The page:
Matt was frustrated…really frustrated, and it was showing. His usual even-tempered demeanor was absent as he shared details about new production testing and how things were getting off course really fast. Matt’s team member, Will, had been working with new equipment and had already messed up two product runs because he was adjusting equipment during production. Each of these failed runs scrapped $50-$75k of material. Matt said, “I told him not to touch anything! Then he did anyway, and he screwed up the first run. So, I said it again, and then the same damn thing happened with the second run!”
While it’s easy to point the finger solely at Will, I wanted to help Matt think differently about how he was getting heard.
As we broke the situation down, Matt shared that in this case, he’d been speaking to Will in his normal calm demeanor, even though this was a big deal. While Matt felt the pressure for this to go well, he didn’t relay any of that to Will (who was operating from Autopilot), since nothing seemed different than any other day.
As Matt spoke, he leaned in and forcefully said, “I just wanted him to keep his hands off the F-ing machine.” This language was very unusual for Matt. I encouraged him to say exactly that to Will and to keep the same intensity. I promised Matt that he wasn’t being unprofessional. Will was asleep at the switch, and Matt was going to verbally wake him up.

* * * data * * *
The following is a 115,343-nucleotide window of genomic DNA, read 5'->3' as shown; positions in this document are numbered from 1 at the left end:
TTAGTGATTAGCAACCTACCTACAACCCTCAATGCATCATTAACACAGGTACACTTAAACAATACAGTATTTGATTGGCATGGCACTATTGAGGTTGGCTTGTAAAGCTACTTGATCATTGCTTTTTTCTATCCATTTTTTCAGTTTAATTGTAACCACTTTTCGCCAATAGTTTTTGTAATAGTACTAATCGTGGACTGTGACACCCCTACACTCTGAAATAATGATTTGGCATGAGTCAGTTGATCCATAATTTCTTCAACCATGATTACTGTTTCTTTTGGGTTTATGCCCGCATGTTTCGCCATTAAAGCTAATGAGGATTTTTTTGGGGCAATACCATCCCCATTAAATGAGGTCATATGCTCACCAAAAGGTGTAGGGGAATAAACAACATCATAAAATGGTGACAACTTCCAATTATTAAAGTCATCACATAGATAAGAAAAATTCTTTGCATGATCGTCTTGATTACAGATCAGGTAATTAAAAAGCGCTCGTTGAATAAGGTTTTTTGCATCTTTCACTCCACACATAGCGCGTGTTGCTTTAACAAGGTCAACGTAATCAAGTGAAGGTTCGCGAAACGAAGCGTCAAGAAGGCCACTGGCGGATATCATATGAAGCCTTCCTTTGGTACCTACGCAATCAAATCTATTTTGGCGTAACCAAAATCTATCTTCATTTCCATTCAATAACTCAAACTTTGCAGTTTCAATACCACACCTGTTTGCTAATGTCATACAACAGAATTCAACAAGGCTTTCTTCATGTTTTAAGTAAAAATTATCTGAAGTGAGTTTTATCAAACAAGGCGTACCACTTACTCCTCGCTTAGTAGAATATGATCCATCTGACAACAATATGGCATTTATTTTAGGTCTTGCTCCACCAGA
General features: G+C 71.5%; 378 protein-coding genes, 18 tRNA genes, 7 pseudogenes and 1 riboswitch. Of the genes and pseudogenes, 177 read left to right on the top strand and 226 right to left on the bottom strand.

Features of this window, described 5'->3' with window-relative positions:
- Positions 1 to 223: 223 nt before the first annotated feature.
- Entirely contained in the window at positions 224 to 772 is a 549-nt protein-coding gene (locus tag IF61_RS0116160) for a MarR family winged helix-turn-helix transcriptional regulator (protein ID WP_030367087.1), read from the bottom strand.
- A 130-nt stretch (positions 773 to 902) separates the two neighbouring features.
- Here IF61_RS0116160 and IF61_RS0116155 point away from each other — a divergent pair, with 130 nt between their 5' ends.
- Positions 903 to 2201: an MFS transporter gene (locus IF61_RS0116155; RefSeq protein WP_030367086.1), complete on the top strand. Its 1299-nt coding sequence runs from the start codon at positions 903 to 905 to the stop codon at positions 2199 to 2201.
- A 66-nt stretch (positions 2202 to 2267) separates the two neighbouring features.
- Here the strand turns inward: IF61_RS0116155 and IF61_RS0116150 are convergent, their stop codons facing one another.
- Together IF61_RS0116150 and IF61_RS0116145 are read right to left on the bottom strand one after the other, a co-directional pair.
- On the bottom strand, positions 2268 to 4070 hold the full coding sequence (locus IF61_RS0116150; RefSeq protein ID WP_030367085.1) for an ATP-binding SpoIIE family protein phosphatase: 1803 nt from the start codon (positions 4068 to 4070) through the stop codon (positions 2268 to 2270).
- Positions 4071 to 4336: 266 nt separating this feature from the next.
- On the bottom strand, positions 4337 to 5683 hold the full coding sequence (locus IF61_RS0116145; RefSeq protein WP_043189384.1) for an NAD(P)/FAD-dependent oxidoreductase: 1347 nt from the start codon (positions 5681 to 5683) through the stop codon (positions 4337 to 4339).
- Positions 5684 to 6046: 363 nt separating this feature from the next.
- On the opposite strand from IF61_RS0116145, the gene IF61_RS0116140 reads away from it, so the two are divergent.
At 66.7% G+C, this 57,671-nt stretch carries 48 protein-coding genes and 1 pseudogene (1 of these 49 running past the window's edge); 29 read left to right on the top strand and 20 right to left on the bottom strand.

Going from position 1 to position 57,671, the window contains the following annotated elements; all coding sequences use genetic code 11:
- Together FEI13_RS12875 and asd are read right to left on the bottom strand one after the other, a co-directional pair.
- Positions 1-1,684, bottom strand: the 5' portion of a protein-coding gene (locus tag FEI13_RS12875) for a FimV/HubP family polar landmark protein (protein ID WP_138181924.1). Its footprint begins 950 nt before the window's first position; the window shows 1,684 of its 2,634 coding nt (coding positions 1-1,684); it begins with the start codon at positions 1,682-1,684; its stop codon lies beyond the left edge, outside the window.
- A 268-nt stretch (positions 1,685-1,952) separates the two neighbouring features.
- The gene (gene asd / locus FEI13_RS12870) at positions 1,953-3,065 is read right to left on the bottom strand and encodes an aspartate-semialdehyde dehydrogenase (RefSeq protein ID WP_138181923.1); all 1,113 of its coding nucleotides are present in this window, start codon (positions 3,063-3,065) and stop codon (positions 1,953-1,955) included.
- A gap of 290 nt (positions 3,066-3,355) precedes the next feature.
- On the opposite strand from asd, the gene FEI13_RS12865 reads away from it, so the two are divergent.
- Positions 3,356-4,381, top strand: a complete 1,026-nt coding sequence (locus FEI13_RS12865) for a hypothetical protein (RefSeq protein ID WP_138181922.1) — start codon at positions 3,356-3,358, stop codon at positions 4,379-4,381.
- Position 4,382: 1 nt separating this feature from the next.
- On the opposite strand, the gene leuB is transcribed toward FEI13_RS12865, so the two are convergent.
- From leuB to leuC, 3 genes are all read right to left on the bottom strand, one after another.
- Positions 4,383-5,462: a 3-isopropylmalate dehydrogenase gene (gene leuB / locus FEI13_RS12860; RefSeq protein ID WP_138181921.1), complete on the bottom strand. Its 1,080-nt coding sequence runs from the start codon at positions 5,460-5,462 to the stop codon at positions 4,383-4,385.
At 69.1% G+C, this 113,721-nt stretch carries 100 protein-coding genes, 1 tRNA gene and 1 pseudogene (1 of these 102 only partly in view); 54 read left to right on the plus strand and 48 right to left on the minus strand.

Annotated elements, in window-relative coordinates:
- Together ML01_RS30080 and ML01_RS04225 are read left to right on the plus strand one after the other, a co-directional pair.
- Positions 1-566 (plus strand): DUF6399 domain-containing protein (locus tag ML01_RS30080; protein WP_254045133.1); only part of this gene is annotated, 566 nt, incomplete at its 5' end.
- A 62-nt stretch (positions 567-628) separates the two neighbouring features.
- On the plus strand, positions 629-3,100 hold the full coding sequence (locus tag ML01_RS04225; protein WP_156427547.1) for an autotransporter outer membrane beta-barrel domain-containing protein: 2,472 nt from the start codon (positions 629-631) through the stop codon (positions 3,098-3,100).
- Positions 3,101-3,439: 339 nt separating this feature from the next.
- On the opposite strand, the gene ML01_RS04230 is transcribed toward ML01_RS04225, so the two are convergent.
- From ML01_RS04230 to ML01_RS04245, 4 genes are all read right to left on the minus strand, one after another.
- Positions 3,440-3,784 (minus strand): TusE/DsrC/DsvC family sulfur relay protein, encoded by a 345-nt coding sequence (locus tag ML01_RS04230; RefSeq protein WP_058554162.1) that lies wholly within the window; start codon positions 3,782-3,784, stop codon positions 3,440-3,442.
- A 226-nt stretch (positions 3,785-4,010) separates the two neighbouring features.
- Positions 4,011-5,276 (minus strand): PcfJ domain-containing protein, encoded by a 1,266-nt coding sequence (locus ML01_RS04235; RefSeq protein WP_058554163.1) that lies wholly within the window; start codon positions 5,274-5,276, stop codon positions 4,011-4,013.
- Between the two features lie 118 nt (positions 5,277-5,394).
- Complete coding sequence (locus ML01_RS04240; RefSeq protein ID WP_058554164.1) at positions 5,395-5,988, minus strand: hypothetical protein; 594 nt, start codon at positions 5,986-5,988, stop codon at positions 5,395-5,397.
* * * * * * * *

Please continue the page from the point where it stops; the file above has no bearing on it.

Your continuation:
He was taking steps to get heard.
He was going to change his part so Will could hear him differently.
He was adding intensity and different language, so Will would really pay attention.
There are lots of ways to do this, and a good rule of thumb is to switch your dominant pattern. I have a lot of energy and tend to talk fast and loud. So, when I slow down and whisper, people tend to really listen. I’ve changed my part and am working to help the other person really pay attention.
Matt tended to be quiet and calm. When he got a bit intense and dropped an F-bomb, it really got people’s attention. Will heard him loud and clear and didn’t touch the equipment. Future tests for the new production process went much better.
Message sent. And, message received.
If the people you’re interacting with don’t seem to hear what you’re really saying, you still have options for how you exercise healthy control over your part of the interaction. Don’t just throw up your hands and say, “They aren’t listening!” Change up what you say and/or HOW you say it.
Sometimes it just takes doing something different, so others can really hear what we’re saying.
Wingspan partners with leaders around the world to strengthen their behavioral performance and communication. Our approach centers on creating more intentional outcomes by developing healthy behavior systems, more productive interactions, and more meaningful relationships.